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Suspected arson a reminder of Nashville church’s mission

Though the structure was unharmed, Axis Church lost all its furniture and equipment to smoke damage when a Molotov cocktail was thrown through a window.

NASHVILLE (BP) – An investigation is underway regarding a fire earlier this week at The Axis Church in Germantown, a Nashville neighborhood. The fire was caused by a Molotov cocktail thrown through the front window Monday night (Sept. 13).

Local media reports say firefighters arrived at the church around 2 a.m. Tuesday, extinguished a small fire inside the building and cleared out the smoke.

The law classifies the fire at Axis Church as an act of terrorism and a federal crime.

Jeremy Rose, lead pastor of The Axis Church, said he awoke Tuesday morning to multiple missed calls from The Nashville Fire Department and representatives from the Bureau of Alcohol, Tobacco, Firearms and Explosives (ATF).

Officials told Rose that firefighters saw a crack in the front window before they smashed through it to extinguish the fire. A connection was not initially made between the broken window and the fire until Rose watched surveillance footage from the church’s lobby camera that showed the Molotov cocktail being thrown through the window at 10:28 p.m. Monday night.

Upon discovering the video, Rose said he immediately contacted ATF officials, who showed up to the building within minutes, and things became “like a CSI scene.”

Because the act was committed against a house of worship, the law classifies it as an act of terrorism and a federal crime. But Rose said the congregation is choosing to see it a different way.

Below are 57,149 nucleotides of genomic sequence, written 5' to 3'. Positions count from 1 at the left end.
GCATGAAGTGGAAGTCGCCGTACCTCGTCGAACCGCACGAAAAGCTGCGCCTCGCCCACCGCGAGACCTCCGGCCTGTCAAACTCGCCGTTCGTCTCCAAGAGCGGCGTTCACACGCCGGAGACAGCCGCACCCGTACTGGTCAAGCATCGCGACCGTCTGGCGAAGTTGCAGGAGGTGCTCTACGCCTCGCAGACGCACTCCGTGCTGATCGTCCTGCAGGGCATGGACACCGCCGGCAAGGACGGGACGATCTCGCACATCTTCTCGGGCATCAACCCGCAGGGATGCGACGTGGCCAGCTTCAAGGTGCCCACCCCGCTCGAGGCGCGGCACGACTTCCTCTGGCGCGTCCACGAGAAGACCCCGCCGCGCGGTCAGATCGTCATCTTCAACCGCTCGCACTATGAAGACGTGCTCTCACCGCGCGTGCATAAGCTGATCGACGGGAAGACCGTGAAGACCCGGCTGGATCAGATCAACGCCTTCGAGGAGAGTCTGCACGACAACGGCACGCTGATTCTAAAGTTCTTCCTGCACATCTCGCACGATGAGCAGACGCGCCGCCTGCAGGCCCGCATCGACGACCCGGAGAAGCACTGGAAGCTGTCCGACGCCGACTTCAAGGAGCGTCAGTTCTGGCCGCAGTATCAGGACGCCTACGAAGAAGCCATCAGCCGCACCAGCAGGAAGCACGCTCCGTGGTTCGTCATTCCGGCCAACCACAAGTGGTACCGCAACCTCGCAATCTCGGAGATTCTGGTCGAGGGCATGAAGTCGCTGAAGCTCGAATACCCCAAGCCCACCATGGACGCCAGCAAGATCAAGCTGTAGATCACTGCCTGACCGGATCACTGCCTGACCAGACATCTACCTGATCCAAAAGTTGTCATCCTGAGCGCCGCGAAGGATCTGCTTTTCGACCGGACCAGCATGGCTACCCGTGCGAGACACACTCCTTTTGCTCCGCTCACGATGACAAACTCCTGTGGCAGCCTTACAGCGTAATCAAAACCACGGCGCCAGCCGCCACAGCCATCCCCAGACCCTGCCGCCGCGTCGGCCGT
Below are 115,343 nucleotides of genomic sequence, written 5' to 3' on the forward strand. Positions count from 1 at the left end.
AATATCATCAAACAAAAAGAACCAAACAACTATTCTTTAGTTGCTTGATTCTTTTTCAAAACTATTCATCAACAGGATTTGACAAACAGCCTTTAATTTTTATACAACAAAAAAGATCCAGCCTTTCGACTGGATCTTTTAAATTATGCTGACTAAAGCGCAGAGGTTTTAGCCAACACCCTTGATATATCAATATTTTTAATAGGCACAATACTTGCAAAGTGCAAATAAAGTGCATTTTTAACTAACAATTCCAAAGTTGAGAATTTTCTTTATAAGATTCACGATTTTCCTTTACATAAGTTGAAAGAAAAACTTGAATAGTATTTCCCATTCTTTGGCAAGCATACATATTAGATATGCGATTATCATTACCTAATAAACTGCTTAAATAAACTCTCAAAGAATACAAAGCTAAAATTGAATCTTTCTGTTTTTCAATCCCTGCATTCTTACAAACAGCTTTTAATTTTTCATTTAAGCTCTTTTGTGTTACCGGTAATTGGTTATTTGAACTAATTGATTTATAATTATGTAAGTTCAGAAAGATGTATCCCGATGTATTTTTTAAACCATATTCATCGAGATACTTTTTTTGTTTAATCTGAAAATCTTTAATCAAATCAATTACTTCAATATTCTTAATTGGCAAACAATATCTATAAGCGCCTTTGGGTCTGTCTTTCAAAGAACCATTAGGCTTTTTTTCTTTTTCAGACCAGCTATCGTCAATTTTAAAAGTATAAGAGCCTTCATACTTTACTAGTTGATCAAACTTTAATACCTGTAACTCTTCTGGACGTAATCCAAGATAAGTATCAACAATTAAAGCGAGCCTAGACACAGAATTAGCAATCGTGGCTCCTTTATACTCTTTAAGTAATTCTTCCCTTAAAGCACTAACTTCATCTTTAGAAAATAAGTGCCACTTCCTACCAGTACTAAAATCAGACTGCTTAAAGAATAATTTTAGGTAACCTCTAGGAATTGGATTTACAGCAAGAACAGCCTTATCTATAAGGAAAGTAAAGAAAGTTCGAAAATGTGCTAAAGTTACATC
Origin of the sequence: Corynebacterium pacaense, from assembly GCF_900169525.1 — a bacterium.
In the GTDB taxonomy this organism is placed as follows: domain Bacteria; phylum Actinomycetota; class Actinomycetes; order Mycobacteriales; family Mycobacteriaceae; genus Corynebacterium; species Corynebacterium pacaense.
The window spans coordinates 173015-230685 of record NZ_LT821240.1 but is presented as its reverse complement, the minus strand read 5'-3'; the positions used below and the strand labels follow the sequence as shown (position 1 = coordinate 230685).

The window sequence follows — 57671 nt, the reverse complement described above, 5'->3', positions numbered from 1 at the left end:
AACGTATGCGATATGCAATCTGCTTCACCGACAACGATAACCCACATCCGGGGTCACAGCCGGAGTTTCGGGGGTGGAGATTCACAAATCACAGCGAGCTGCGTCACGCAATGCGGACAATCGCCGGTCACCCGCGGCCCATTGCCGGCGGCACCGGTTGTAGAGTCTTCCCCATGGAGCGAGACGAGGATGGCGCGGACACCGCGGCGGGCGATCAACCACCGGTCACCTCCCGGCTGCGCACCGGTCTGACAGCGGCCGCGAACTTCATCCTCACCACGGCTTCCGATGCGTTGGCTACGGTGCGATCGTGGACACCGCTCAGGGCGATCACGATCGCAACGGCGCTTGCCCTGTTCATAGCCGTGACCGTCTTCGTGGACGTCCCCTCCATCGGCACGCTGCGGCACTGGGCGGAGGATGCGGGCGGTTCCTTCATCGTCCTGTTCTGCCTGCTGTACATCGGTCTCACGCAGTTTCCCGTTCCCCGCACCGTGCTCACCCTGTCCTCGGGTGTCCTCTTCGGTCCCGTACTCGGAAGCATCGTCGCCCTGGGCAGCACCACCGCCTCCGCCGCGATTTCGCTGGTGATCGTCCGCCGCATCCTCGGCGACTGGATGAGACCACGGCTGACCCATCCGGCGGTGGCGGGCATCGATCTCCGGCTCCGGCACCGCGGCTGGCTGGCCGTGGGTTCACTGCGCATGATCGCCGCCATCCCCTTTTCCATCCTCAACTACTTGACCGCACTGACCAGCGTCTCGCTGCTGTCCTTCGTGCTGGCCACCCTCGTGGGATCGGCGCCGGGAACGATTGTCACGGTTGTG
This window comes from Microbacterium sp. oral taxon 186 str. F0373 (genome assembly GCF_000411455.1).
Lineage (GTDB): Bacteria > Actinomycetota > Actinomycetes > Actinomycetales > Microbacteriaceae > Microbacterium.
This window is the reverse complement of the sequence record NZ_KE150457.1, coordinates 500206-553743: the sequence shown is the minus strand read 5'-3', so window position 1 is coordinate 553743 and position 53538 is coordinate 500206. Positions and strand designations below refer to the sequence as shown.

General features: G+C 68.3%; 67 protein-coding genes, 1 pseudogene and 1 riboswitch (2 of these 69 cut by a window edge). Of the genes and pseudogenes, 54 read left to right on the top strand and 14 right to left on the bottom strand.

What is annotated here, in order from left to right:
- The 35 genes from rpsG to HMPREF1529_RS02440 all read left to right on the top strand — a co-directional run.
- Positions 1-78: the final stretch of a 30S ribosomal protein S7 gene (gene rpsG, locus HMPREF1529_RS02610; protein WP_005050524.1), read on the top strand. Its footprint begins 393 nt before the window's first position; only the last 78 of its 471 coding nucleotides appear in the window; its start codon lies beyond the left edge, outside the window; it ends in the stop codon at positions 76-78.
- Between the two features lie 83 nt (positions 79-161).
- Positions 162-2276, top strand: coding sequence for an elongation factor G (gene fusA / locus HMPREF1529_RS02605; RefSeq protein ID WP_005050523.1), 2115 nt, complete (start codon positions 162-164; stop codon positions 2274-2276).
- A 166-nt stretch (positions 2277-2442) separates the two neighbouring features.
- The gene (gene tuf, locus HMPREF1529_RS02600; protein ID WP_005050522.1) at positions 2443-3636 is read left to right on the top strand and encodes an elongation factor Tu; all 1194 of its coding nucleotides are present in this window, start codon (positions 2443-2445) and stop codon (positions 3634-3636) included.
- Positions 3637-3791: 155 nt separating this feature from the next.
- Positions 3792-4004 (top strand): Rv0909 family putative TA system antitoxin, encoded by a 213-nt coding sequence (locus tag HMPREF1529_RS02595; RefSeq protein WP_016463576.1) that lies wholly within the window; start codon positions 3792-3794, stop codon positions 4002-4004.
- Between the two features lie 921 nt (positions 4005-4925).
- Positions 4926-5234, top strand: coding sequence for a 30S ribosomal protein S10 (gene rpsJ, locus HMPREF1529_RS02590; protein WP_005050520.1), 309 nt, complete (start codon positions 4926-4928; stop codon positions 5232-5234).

“We’re not receiving it as an attack, we’re receiving it as a gift,” he said. “It’s a gift from the Lord to remind us of our mission of why we’re in downtown Nashville and it’s affirming that we’re in the right place. The church exists because this stuff exists. This clarifies the need for the mission of the church in these sorts of communities.”

Rose and his family planted The Axis Church near downtown Nashville almost 12 years ago. They choose the church’s location specifically because it was considered to be a dangerous area at the time, and they wanted to be a light in the community.

Despite the dynamics of the community changing somewhat over the years, Rose said the mission of the church remains, and this difficult moment serves as a reminder of that mission.

“I told my staff before we talked with the media, this is proof that we’re needed here,” Rose said. “I’m not looking at this as persecution, and I’m not looking at this as we’re victims. We’re going to have trouble in this life, so these things should never surprise us.

“In light of this we are being reminded of our purpose, our mission, and the necessity for us to be right here. … I’ve never been more excited than I am right now in the life of our church. I’m super pumped about what God is doing through this situation.”

Regarding the unidentified person responsible for the crime, Rose said the Gospel enables church members to respond with grace.

“Our message to this perpetrator is, ‘Don’t come through the window, come through the door,’” he said. “Don’t feel like you have to break the window to get in.”

Rose added that whoever set the fire “could be one of our next elders or someone leading our women’s ministry, who knows.”

“We all respond in different ways carrying life’s struggle and burden,” he said. “This is the way this person responded. … I encouraged my people to see this guy’s not that much different than we are. It’s been beautiful to see our people respond with a Gospel shadow and Gospel reflex through the situation.”

The fire did not damage the building’s structure, but smoke damage destroyed just about all of the church’s furniture and equipment inside the building.

The church still expects to meet this Sunday for one service, but will have no sound system and people can either bring their own chairs or stand.

Despite the limitations, Rose said it will be an important time for the church body to fellowship together, sing together, proclaim the Gospel and share communion.

“It will be healing and powerful to be together,” he said. “The important thing is just that we’re together after something like this. I think having only service will be uniting in a real profound way.”

Below: Surveillance video from the Axis Church lobby shows what appears to be a Molotov cocktail being thrown through a window.